Introducing the Corsair Carbide 300R

Ostensibly, Corsair's Carbide line of enclosures are their budget cases; the Obsidian and Graphite lines both start where the beefy Carbide 500R leaves off. Corsair's least expensive entry is the one we have on hand today, the Carbide 300R. Yet like a certain fruit-flavored company we know, they seem unwilling to part with many of the amenities that make their cases such a joy to assemble and work with, and the result is a Carbide that's caught between two worlds.

The Carbide 300R attempts to bring many of the things we've come to know and love and expect from Corsair cases down to a hopefully more palatable $79 price tag. While that's not in the "true budget" arena we've seen companies like Bitfenix and Antec stake out, it's definitely more affordable than most and may hit a sweet spot for users who don't want to spend too much on a case but want something of slightly higher quality.

For the most part you can see it just by looking at the case, too. While we've gone down to the raw fundamentals of SECC steel and black plastic, there are still a lot of smart details, and at this juncture it's still uncommon to see USB 3.0 connectivity in a budget case. When we pop it open later on, we'll see why the Carbide 300R commands its $79 asking price, for better or worse.

Corsair Carbide 300R Specifications
Motherboard Form Factor Mini-ITX, Micro ATX, ATX
Drive Bays External 3x 5.25”
Internal 4x 2.5"/3.5"
Cooling Front 1x 140mm intake fan (supports 2x 120/140mm)
Rear 1x 120mm exhaust fan
Top 2x 120/140mm fan mounts
Side 2x 120/140mm fan mounts
Bottom -
Expansion Slots 7
I/O Port 2x USB 3.0, 1x Headphone, 1x Mic
Power Supply Size Standard ATX
Clearances HSF 170 mm
PSU 240 mm
GPU 17.7" / 450mm
Dimensions 19.1" x 8.3" x 17.7"
485mm x 211mm x 450mm
Weight 15.9 lbs / 7.21kg
Special Features USB 3.0 connectivity via internal headers
Price $79

There are really only two places where you can tell Corsair trimmed some of the fat, at least from the spec sheet. Corsair's cases typically have dual drive cages, but with only four internal drive sleds, they open up space for an intake fan as well as extra long video cards. They've also removed one of the expansion slots; normally there's an eighth one (a convenience I appreciate), but going down to seven isn't a total loss since we're still within spec for a standard ATX motherboard.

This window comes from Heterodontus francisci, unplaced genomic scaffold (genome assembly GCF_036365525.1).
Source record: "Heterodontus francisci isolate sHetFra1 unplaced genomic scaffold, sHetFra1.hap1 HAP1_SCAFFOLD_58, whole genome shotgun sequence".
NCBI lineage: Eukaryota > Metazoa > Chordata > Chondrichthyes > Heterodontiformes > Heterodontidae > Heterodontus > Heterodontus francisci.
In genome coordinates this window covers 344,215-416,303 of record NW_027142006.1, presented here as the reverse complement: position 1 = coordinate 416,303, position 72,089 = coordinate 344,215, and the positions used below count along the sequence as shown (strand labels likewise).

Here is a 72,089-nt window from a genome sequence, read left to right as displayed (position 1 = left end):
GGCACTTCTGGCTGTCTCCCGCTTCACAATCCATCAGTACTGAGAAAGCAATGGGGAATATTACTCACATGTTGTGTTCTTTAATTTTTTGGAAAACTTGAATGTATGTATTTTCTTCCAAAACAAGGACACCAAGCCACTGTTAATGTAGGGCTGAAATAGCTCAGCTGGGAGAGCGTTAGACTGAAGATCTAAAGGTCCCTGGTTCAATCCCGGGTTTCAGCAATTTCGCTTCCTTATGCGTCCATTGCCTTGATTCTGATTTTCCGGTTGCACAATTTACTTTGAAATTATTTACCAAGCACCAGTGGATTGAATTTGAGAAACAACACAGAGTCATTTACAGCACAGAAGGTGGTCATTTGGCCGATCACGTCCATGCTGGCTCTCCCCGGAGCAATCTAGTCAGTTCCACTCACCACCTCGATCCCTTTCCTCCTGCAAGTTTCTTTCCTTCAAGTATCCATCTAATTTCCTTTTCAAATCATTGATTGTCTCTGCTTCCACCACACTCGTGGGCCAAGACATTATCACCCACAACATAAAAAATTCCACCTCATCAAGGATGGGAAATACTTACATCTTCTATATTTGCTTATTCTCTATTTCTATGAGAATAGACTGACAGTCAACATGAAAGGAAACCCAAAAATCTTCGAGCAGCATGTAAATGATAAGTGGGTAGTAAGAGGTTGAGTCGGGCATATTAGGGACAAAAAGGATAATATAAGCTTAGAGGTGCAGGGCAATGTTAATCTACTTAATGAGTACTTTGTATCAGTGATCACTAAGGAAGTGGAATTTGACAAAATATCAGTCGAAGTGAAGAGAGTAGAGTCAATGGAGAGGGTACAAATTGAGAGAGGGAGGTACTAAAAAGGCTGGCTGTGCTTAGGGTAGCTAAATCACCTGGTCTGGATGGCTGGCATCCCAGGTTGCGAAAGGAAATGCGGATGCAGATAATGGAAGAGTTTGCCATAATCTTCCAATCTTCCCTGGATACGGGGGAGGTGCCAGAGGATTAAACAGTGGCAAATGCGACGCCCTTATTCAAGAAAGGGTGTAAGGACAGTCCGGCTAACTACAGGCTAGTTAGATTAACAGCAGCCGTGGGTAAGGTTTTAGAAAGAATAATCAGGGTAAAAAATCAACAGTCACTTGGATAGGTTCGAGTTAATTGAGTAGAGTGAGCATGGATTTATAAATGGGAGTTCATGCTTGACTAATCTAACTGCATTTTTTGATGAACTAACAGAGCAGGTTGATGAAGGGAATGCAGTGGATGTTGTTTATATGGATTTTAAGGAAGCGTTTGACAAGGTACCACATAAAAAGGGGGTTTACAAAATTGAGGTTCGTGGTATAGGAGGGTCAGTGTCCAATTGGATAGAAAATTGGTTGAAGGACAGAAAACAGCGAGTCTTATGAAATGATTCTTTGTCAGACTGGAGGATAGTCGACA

What you should appreciate is the copious amount of clearance for all of the components, including the heatsink. After having a couple of close calls with our Cooler Master Hyper 212 Evo, I was pleased to see that it fit in the 300R with no complaints. The top of the 300R is designed to handle a 240mm radiator (like, say, a Corsair H100) as well.

In and Around the Corsair Carbide 300R
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  • losttsol - Monday, July 02, 2012 - link

    Fan controllers, audio controllers, light switches, bay reservoirs, card readers....there are plenty of other things to go into a 5.25" bay still. Just because you don't use them, plenty of other people do. Reply
  • jeffkro - Tuesday, July 03, 2012 - link

    "I'm tired of all the good case manufactures building good cases for the needs of 2001 and apparently not putting the necessary resources into designing what we need now."

    The system I keep built for my mom has a mid tower case from 1995, I don't see how needs have changed that much.
    Reply
  • jeffkro - Tuesday, July 03, 2012 - link

    So by an ITX case, you don't sound like your in the market for a mid tower case. Reply
  • Termie - Friday, June 29, 2012 - link

    I was just deciding between this and the Fractal Core 3000. Went with the Fractal, but after having received it, I'm pretty sure the Corsair is the better-built case. That being said, it's also slightly larger, which is what swayed me towards the Core 3000.

    By the way, Newegg has the 300r for $60AR/FS/Code through July 4th. Nice deal!!!
    Reply